Preparing teeth for Halloween

The most recent U.S. Census shows that in the 5- to 14-year age range alone, 40 million prospective trick-or-treaters could be out this Halloween. If recent buying trends hold, Americans will have 20 million pounds of candy corn on hand—enough to give each costumed candy-lover half a pound. That’s before they get to the chocolate, lollipops and other treats. How can 32 tiny teeth hold up against this onslaught? The trick is to moderate kids’ intake of sweets and make sure they stick to their brushing-and-flossing routine, according to Ed Schooley, DDS, a national oral health advisor for Delta Dental Plans Association. “Gathering and eating Halloween treats can be a lot of fun for kids and parents alike. The key is to enjoy the treats in moderation and to give teeth a treat too, in the form of a little extra care,” Dr. Schooley said. Here are some fun and creative ways to protect your child’s smile and encourage good dental care habits this Halloween: n Serve a healthy supper. A good meal before trick-or-treating leaves less room for sugary sweets. n Set up a candy “bank.” Allow your child four or five pieces of candy on Halloween, then store the rest in a sealed container (freeze chocolates and candy bars). Establish times when the “bank” will be open for withdrawals over the next month. n Offer tooth-friendly fare to trick-or-treaters. Consider sugar-free treats or travel sizes of toothpaste and dental floss. Just remember that although treats like dried fruit and gummy fruit snacks might be more nutritious than candy, all hold decay-producing acid against teeth for longer periods of time than other snacks. n Make sure candy is age-appropriate. Don’t give children ages 5 and younger jawbreakers or hard candies. These can chip teeth or cause choking. n Encourage kids to drink water throughout the day, especially after eating sweets. It will help rinse sugar away from teeth until there is time for proper brushing. n Brush before bedtime. Offer your child a new, brightly colored toothbrush as a final Halloween treat. Insist on a good brush before bedtime. After Halloween, it’s best to wait until after meals to give kids candy from the candy bank, because eating sugary treats after a balanced meal is better than eating them alone. “The body produces more saliva to help digest big meals, which washes away more food and helps neutralize harmful acids before they can attack teeth,” Dr. Schooley said. Delta Dental Plans Association, based in Oak Brook, Ill., is a national network of independent not-for-profit dental service corporations specializing in providing dental benefits programs to 43 million Americans in more than 75,000 employee groups throughout the country. For more information, or to speak with a dentist, contact one of the following: Susan C. Morris, Delta Dental Plans Association, 630-574-6855, e-mail, or Tina Valek, Leaf Public Relations, 651-324-2710, or e-mail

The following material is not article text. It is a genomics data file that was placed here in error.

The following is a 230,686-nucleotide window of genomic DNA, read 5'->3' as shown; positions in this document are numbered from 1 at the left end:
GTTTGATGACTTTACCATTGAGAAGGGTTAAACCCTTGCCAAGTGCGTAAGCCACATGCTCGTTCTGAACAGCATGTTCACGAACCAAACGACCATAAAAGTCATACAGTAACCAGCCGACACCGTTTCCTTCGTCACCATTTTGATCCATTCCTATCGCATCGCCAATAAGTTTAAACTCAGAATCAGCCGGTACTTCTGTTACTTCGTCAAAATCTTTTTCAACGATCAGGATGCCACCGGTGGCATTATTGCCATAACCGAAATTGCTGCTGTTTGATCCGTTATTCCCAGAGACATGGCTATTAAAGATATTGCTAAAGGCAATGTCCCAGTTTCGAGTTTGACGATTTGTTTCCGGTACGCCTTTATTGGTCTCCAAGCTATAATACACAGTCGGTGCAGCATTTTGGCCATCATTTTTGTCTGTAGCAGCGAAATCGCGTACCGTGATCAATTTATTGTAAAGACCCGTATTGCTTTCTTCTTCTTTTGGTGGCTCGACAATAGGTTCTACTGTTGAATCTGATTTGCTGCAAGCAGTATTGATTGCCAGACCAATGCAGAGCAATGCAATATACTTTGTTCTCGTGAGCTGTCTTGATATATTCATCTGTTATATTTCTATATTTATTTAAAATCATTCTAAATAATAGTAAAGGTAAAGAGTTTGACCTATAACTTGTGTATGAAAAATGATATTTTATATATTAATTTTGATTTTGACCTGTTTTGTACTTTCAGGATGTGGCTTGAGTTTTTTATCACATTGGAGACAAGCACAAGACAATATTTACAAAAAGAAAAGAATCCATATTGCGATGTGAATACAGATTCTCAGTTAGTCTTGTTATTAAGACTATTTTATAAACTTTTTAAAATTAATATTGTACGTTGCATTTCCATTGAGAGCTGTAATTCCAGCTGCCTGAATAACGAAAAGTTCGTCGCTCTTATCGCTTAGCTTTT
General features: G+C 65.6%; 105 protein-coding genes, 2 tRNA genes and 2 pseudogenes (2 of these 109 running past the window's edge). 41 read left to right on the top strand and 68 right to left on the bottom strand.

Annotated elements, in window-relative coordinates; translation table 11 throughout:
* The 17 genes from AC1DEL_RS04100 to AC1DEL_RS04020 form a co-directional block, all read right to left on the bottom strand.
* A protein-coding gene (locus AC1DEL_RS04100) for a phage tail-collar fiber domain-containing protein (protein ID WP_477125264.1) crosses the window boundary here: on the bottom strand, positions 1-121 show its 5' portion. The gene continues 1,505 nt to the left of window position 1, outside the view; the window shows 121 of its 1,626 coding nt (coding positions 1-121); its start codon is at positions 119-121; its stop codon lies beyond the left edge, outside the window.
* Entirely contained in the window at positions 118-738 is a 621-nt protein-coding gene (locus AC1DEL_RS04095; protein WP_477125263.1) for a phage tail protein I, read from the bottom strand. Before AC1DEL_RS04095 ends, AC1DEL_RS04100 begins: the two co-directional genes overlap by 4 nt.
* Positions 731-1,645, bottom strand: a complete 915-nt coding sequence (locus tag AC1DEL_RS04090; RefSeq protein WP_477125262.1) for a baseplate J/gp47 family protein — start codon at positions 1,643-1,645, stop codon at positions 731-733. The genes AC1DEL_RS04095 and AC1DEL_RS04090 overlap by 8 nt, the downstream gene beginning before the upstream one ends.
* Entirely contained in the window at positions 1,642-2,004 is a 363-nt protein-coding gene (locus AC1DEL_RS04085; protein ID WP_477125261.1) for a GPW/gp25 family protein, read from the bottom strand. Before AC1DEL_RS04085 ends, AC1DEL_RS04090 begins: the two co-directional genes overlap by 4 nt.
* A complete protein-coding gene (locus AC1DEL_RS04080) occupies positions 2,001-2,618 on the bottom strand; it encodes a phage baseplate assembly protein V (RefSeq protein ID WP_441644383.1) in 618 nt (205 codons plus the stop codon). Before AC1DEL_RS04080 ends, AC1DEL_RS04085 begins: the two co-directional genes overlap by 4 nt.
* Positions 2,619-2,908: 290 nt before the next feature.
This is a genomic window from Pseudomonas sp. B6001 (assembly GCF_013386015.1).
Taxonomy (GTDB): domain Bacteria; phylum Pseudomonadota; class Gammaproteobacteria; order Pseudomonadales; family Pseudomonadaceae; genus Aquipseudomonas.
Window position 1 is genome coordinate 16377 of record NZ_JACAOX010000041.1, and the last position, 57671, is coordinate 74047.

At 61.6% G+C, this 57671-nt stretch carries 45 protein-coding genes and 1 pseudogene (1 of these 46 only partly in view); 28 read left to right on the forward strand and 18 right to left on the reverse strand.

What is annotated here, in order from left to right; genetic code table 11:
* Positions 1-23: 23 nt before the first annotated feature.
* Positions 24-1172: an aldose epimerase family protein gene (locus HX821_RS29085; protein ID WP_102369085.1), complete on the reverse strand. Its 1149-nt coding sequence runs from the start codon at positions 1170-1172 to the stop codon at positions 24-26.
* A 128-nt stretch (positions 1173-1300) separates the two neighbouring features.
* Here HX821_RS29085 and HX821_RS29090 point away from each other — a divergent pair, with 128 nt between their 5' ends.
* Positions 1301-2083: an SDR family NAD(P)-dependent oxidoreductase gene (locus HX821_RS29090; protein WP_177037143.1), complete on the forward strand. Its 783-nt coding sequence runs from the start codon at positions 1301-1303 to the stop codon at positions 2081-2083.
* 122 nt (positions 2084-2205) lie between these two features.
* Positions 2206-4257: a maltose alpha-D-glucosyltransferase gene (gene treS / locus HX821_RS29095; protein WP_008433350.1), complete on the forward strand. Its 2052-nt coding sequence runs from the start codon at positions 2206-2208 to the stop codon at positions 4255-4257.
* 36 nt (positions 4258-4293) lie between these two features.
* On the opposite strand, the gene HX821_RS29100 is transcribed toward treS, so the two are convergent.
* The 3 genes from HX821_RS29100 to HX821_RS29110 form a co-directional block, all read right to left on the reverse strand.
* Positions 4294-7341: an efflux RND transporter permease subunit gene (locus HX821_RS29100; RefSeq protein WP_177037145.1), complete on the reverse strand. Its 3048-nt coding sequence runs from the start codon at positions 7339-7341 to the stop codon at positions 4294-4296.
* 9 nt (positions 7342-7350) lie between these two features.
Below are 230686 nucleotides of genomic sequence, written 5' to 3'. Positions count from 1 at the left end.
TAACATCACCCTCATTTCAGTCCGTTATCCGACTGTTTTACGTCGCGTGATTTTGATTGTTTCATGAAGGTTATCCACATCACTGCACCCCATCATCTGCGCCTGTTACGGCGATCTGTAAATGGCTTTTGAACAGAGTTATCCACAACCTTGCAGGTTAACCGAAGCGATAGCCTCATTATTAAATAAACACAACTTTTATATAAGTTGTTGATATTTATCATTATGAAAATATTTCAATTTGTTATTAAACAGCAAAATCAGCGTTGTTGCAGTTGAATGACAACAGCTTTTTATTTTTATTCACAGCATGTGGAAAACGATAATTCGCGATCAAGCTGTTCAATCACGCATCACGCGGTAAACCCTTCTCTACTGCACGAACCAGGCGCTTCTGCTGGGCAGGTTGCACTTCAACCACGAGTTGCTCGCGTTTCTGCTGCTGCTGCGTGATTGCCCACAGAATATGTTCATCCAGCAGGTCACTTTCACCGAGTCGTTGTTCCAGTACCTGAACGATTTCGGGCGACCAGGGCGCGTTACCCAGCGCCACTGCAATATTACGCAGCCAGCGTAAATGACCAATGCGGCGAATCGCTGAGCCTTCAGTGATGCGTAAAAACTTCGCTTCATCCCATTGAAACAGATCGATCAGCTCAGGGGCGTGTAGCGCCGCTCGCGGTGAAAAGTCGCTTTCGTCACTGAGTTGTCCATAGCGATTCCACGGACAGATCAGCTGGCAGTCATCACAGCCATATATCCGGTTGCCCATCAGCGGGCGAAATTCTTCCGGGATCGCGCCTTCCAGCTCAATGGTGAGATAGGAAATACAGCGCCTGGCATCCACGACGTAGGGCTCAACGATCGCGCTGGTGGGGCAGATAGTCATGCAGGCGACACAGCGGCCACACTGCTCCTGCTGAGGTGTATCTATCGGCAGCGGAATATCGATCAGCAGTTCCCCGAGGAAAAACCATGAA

Enjoy The Rock River Times? Help spread the word!